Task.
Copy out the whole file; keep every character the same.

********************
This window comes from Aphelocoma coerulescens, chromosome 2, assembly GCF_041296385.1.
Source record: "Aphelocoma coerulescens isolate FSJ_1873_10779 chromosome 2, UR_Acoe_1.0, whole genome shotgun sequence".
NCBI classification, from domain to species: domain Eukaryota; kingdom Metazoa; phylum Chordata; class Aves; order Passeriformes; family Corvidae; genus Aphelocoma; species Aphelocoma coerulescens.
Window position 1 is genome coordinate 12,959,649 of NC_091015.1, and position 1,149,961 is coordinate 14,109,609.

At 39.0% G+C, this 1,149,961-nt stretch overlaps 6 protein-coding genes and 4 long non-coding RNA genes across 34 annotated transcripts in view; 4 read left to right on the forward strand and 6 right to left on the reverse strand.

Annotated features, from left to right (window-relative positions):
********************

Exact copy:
This window comes from Aphelocoma coerulescens, chromosome 2, assembly GCF_041296385.1.
Source record: "Aphelocoma coerulescens isolate FSJ_1873_10779 chromosome 2, UR_Acoe_1.0, whole genome shotgun sequence".
NCBI classification, from domain to species: domain Eukaryota; kingdom Metazoa; phylum Chordata; class Aves; order Passeriformes; family Corvidae; genus Aphelocoma; species Aphelocoma coerulescens.
Window position 1 is genome coordinate 12,959,649 of NC_091015.1, and position 1,149,961 is coordinate 14,109,609.

At 39.0% G+C, this 1,149,961-nt stretch overlaps 6 protein-coding genes and 4 long non-coding RNA genes across 34 annotated transcripts in view; 4 read left to right on the forward strand and 6 right to left on the reverse strand.

Annotated features, from left to right (window-relative positions):